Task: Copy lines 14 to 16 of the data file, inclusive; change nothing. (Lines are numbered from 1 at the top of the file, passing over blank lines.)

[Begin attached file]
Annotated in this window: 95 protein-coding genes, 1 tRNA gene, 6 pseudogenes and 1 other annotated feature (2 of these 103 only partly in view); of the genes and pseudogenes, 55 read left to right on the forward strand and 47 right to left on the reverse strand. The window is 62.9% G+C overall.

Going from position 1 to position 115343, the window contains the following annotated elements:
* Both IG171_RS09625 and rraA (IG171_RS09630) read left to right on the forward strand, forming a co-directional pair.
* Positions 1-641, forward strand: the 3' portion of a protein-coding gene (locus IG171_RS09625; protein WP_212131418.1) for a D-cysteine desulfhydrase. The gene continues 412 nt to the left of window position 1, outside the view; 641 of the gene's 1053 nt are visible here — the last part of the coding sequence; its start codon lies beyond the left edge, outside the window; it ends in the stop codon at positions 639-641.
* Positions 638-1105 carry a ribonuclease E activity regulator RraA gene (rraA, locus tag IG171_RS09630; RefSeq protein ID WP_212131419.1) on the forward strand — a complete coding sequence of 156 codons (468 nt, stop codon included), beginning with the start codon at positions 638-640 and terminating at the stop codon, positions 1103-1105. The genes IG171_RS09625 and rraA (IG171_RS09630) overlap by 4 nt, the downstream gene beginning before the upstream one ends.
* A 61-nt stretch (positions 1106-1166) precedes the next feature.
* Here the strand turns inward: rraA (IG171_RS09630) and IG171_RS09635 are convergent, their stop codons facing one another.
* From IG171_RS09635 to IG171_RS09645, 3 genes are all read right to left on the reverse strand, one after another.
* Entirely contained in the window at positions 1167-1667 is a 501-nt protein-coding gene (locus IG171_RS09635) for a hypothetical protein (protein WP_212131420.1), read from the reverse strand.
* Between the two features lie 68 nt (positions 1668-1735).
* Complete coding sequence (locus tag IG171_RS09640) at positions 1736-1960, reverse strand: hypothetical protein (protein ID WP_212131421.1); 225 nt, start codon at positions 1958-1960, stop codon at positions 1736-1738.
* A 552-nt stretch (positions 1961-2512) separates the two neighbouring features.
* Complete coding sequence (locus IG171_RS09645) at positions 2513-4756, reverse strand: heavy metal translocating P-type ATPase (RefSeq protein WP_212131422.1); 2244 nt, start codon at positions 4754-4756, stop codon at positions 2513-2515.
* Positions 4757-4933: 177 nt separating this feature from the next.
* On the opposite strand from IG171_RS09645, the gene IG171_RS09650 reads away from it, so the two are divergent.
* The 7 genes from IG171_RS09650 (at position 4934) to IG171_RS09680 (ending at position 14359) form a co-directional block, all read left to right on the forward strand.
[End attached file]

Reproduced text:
* Positions 4757-4933: 177 nt separating this feature from the next.
* On the opposite strand from IG171_RS09645, the gene IG171_RS09650 reads away from it, so the two are divergent.
* The 7 genes from IG171_RS09650 (at position 4934) to IG171_RS09680 (ending at position 14359) form a co-directional block, all read left to right on the forward strand.